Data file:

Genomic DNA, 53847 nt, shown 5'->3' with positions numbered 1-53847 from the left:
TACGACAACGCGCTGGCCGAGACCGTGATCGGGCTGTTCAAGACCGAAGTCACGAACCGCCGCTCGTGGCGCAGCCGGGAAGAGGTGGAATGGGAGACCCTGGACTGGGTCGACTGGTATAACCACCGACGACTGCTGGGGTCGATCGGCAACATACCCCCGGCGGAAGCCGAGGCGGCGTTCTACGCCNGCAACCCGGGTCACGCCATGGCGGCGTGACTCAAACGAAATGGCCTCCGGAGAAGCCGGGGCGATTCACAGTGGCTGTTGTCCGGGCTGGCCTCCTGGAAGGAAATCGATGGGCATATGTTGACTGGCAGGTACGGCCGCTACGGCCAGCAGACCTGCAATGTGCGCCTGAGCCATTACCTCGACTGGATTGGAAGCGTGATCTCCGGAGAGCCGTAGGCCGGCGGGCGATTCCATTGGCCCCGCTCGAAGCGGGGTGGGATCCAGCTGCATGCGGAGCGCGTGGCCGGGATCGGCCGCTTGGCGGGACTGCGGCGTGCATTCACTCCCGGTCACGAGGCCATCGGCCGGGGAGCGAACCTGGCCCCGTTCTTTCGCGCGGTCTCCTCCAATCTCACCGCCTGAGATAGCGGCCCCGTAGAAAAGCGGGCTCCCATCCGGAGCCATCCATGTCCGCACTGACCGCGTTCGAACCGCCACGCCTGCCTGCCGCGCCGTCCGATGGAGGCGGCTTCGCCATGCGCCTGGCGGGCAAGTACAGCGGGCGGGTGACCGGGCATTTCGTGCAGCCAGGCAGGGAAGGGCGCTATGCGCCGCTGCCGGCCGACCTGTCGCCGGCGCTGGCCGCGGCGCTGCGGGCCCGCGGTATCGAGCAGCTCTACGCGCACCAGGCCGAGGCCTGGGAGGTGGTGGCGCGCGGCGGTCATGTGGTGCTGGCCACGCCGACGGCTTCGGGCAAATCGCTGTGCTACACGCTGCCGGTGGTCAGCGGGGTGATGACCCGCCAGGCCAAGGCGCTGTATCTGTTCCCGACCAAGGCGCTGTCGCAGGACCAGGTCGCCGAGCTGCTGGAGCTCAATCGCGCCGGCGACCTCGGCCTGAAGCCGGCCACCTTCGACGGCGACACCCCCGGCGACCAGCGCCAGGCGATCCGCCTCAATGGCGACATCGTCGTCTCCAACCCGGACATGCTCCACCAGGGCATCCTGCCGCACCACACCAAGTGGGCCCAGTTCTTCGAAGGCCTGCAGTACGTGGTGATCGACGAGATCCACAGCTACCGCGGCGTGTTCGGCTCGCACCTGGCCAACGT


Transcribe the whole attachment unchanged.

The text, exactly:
Genomic DNA, 53847 nt, shown 5'->3' with positions numbered 1-53847 from the left:
TACGACAACGCGCTGGCCGAGACCGTGATCGGGCTGTTCAAGACCGAAGTCACGAACCGCCGCTCGTGGCGCAGCCGGGAAGAGGTGGAATGGGAGACCCTGGACTGGGTCGACTGGTATAACCACCGACGACTGCTGGGGTCGATCGGCAACATACCCCCGGCGGAAGCCGAGGCGGCGTTCTACGCCNGCAACCCGGGTCACGCCATGGCGGCGTGACTCAAACGAAATGGCCTCCGGAGAAGCCGGGGCGATTCACAGTGGCTGTTGTCCGGGCTGGCCTCCTGGAAGGAAATCGATGGGCATATGTTGACTGGCAGGTACGGCCGCTACGGCCAGCAGACCTGCAATGTGCGCCTGAGCCATTACCTCGACTGGATTGGAAGCGTGATCTCCGGAGAGCCGTAGGCCGGCGGGCGATTCCATTGGCCCCGCTCGAAGCGGGGTGGGATCCAGCTGCATGCGGAGCGCGTGGCCGGGATCGGCCGCTTGGCGGGACTGCGGCGTGCATTCACTCCCGGTCACGAGGCCATCGGCCGGGGAGCGAACCTGGCCCCGTTCTTTCGCGCGGTCTCCTCCAATCTCACCGCCTGAGATAGCGGCCCCGTAGAAAAGCGGGCTCCCATCCGGAGCCATCCATGTCCGCACTGACCGCGTTCGAACCGCCACGCCTGCCTGCCGCGCCGTCCGATGGAGGCGGCTTCGCCATGCGCCTGGCGGGCAAGTACAGCGGGCGGGTGACCGGGCATTTCGTGCAGCCAGGCAGGGAAGGGCGCTATGCGCCGCTGCCGGCCGACCTGTCGCCGGCGCTGGCCGCGGCGCTGCGGGCCCGCGGTATCGAGCAGCTCTACGCGCACCAGGCCGAGGCCTGGGAGGTGGTGGCGCGCGGCGGTCATGTGGTGCTGGCCACGCCGACGGCTTCGGGCAAATCGCTGTGCTACACGCTGCCGGTGGTCAGCGGGGTGATGACCCGCCAGGCCAAGGCGCTGTATCTGTTCCCGACCAAGGCGCTGTCGCAGGACCAGGTCGCCGAGCTGCTGGAGCTCAATCGCGCCGGCGACCTCGGCCTGAAGCCGGCCACCTTCGACGGCGACACCCCCGGCGACCAGCGCCAGGCGATCCGCCTCAATGGCGACATCGTCGTCTCCAACCCGGACATGCTCCACCAGGGCATCCTGCCGCACCACACCAAGTGGGCCCAGTTCTTCGAAGGCCTGCAGTACGTGGTGATCGACGAGATCCACAGCTACCGCGGCGTGTTCGGCTCGCACCTGGCCAACGT